Like everyone else in the golf world, I was thoroughly entertained this past weekend as I watched many of the world’s best players try their best to win a Green Jacket. While I keenly observed their prodigious swings and marveled at their short game prowess, part of me remained on the lookout for subtle clues about what was happening on the mental side of the game.
Of course, DJ played great. And the fact that he overcame the ghosts of poor performances in previous majors undoubtedly made the win even sweeter. But for me, three other things stood out as reminders of what to do and not do next time I have a chance to tee it up.
Here I should emphasize I’m not looking to discover a secret psychological technique that will enable me to win on the PGA Tour ... or even win another tournament at my club. I’m looking for insights to reinforce my fundamental purpose for being on the golf course — to enjoy playing, and play as well as I can, in that order.
With that filter in mind, let me share the three elements that leaped off my TV screen during the Master’s telecast:
Rory’s Self Commentary
I’ve got to admit; I’m feeling a bit sheepish writing these words ... I mean ... it’s Rory McIlroy for goodness sake, and if ever the golf gods crafted a swing on Mt. Olympus, it’s the affable Irishman’s. A relative hack like myself reflecting on what Rory should or shouldn’t do is a bit like making suggestions to Neil Armstrong about how he could’ve done a better job walking on the moon.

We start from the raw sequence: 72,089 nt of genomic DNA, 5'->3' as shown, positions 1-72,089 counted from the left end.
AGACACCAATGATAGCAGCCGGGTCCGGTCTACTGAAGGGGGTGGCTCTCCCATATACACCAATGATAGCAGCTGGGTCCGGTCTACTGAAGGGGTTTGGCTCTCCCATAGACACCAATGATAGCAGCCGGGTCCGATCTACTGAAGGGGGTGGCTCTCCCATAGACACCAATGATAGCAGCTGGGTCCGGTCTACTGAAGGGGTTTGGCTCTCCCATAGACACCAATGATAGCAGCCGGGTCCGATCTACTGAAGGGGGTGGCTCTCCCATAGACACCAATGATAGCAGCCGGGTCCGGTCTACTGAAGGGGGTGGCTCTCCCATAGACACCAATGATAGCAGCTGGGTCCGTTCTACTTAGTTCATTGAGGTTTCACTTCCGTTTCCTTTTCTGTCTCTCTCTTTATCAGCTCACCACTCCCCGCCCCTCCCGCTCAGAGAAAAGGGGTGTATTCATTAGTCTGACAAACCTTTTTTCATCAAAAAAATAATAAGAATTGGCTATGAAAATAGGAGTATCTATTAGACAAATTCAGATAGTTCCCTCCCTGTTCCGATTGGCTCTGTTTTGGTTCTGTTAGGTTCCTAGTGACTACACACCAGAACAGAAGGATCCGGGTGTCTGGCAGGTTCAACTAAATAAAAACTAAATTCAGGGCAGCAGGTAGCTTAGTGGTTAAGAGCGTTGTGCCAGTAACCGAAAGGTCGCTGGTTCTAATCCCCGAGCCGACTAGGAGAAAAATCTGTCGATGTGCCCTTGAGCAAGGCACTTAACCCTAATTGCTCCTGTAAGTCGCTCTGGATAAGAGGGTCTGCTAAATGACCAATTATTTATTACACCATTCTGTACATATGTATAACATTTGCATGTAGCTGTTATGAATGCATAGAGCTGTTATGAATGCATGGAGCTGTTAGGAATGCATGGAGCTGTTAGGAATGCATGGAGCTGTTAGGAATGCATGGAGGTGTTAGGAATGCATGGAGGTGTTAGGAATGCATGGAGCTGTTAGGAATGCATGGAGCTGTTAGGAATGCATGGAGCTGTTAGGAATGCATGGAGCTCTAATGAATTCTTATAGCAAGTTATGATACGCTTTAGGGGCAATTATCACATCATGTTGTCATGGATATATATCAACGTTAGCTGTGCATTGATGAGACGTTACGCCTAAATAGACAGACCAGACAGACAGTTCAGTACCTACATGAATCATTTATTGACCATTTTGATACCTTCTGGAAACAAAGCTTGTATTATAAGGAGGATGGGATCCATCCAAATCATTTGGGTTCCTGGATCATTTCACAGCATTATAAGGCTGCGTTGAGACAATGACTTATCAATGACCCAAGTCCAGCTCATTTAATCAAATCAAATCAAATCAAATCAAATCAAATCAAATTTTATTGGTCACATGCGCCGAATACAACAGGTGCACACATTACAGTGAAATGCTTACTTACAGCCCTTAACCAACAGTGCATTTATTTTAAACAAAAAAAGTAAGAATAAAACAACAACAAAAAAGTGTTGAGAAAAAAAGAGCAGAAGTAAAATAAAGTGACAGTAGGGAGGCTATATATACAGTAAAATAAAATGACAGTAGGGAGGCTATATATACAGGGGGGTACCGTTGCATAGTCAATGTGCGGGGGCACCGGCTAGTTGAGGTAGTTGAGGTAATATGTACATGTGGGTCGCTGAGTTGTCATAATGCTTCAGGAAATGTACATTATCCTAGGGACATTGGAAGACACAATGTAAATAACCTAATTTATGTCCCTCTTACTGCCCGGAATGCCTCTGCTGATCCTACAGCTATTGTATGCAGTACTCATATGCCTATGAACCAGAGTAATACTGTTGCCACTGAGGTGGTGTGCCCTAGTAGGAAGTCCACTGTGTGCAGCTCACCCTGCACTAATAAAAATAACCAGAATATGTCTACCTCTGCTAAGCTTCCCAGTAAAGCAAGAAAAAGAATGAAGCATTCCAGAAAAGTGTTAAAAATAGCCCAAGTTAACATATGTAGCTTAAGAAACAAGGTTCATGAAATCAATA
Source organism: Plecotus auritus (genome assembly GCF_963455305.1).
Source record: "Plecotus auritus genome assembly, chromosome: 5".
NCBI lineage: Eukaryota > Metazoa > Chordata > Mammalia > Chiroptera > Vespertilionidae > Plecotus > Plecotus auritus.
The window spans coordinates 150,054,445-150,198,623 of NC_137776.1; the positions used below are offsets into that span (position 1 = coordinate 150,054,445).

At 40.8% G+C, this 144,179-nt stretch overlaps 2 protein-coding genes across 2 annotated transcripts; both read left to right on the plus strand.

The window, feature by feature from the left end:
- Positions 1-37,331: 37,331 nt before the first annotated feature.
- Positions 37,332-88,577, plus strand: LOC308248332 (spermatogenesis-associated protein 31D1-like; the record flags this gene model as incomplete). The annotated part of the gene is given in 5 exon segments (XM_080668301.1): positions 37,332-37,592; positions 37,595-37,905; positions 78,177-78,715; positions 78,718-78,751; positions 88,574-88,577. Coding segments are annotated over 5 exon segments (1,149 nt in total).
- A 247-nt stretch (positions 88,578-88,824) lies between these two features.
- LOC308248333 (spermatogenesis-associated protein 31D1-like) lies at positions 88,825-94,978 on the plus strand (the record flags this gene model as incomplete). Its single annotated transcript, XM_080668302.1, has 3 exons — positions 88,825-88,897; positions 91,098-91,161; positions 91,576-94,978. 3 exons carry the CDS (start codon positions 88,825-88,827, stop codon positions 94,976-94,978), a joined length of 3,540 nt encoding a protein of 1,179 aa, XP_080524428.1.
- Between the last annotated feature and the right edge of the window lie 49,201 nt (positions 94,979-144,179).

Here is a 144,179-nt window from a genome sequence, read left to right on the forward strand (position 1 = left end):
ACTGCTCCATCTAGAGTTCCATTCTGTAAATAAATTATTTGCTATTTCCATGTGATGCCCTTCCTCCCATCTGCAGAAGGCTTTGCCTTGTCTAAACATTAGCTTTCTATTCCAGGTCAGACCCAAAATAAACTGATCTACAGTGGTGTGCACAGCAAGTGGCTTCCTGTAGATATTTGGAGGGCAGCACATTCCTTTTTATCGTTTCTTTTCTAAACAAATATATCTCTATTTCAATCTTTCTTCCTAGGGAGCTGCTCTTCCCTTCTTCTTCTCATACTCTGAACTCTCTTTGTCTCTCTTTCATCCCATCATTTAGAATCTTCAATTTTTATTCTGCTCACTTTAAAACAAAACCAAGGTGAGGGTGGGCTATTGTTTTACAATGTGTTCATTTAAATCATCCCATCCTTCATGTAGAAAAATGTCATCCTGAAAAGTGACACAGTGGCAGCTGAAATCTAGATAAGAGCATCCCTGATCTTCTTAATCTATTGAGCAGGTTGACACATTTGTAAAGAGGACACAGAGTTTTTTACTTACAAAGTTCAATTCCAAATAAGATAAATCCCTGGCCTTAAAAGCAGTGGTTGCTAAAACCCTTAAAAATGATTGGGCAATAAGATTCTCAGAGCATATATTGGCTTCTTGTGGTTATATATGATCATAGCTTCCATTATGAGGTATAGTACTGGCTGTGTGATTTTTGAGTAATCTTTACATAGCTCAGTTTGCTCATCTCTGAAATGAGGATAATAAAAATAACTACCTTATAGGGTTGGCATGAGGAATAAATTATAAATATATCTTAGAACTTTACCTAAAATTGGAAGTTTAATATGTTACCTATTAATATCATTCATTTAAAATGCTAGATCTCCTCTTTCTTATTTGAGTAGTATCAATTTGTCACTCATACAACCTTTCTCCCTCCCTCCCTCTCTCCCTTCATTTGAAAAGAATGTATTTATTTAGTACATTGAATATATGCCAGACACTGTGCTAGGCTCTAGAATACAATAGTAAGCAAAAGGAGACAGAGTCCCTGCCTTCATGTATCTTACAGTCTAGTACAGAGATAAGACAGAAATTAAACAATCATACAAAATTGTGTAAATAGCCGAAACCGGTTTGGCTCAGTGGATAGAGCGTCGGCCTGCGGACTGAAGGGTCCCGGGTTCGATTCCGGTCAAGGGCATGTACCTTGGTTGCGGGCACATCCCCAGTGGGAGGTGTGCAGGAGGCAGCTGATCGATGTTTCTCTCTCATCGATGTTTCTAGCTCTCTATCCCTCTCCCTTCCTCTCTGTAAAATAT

Nonetheless, I was taken aback when Rory dumped his tee shot on #16 into the adjacent pond, both by the shot itself and by his self-commentary, “that’s so bad.”
Now again, I’m looking at this from my perspective. I’m a club-level golfer, and I pay to play the game. And although I’m a mental coach, I don’t know Rory personally, so I can’t say whether his self-talk helped or hurt his cause this weekend. But I can say this with certainty ... a pattern of negative self-commentary will drastically diminish the average golfer’s fun-factor and often inflate his score.